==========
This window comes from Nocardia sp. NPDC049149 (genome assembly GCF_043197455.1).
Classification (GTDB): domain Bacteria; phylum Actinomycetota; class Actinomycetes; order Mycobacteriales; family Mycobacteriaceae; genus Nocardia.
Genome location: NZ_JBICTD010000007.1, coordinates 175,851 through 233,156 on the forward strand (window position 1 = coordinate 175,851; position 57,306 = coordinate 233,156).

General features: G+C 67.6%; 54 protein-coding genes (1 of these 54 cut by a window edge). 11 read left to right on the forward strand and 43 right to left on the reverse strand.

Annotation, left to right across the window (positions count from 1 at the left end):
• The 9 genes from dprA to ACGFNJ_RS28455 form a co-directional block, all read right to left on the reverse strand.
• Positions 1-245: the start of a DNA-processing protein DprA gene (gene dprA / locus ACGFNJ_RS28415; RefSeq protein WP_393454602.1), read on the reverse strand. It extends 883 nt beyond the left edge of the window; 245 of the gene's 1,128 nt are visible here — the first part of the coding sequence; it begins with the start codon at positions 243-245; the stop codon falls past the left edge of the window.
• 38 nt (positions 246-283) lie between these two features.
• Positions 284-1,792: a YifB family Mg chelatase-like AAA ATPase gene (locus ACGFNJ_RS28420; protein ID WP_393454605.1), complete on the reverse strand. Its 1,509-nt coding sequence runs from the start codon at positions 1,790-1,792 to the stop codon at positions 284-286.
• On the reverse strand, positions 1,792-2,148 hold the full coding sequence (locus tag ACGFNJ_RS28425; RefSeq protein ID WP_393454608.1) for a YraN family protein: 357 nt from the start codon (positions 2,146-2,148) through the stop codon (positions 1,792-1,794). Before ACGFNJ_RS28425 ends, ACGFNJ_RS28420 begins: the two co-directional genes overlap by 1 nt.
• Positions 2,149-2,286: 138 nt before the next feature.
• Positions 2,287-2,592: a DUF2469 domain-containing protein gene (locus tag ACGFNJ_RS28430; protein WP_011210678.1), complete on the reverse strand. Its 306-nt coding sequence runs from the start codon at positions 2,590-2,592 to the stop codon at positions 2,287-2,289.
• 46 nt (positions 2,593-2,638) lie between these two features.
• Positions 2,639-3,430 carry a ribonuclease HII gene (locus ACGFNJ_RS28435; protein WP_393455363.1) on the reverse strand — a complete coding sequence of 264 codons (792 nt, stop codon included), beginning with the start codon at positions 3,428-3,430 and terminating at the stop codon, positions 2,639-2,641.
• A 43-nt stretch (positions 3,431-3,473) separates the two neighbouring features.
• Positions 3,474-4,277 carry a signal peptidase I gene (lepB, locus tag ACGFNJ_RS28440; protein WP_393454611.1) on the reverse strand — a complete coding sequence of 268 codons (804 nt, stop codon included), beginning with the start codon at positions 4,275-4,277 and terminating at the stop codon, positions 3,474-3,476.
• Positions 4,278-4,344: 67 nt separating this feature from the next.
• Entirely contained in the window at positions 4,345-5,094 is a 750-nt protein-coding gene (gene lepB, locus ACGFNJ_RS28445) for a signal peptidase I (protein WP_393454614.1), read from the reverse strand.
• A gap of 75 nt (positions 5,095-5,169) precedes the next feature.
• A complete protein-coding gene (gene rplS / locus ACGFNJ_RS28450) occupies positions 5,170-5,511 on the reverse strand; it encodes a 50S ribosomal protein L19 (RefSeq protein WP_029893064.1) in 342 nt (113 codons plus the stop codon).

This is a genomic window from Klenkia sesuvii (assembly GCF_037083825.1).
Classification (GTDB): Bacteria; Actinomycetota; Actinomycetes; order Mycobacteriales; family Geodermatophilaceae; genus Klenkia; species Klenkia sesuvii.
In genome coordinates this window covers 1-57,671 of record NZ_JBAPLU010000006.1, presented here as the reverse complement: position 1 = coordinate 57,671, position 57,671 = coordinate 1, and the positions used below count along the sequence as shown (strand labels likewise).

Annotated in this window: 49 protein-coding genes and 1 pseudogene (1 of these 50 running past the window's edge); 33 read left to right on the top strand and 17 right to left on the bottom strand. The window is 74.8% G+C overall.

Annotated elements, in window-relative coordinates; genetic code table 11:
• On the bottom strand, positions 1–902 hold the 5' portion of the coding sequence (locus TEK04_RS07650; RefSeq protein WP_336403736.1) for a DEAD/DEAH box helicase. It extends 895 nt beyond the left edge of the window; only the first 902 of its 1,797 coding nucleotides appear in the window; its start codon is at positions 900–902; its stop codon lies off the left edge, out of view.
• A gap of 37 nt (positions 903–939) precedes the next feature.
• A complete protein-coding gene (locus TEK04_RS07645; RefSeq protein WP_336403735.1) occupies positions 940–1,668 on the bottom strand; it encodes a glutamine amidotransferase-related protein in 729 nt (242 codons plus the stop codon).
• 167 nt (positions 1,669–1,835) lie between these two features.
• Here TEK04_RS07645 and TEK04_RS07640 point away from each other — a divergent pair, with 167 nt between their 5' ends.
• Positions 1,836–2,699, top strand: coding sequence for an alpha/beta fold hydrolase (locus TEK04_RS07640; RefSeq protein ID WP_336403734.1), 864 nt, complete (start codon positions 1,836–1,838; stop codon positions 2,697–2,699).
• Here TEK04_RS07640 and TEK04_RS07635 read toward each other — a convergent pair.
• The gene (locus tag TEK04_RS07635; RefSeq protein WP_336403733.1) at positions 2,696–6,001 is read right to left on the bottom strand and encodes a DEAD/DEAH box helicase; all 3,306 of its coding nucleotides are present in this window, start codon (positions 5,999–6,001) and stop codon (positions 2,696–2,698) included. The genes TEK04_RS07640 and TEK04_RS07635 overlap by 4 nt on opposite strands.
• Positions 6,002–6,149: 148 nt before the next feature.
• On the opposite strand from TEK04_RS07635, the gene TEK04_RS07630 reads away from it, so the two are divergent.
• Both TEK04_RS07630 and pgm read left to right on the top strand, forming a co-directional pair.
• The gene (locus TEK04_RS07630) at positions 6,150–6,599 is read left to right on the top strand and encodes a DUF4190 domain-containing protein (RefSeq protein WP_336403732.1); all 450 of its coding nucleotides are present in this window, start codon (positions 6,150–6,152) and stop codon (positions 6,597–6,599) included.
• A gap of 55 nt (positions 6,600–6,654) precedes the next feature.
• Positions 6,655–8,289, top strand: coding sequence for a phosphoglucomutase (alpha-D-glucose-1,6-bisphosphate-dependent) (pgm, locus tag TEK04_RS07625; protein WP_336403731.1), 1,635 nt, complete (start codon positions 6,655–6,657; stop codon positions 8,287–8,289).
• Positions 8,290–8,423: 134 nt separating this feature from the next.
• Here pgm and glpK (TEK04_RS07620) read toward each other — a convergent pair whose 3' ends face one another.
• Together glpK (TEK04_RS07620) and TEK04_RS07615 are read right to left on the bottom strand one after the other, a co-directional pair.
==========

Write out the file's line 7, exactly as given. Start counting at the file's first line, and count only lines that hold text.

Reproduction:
• Positions 1-245: the start of a DNA-processing protein DprA gene (gene dprA / locus ACGFNJ_RS28415; RefSeq protein WP_393454602.1), read on the reverse strand. It extends 883 nt beyond the left edge of the window; 245 of the gene's 1,128 nt are visible here — the first part of the coding sequence; it begins with the start codon at positions 243-245; the stop codon falls past the left edge of the window.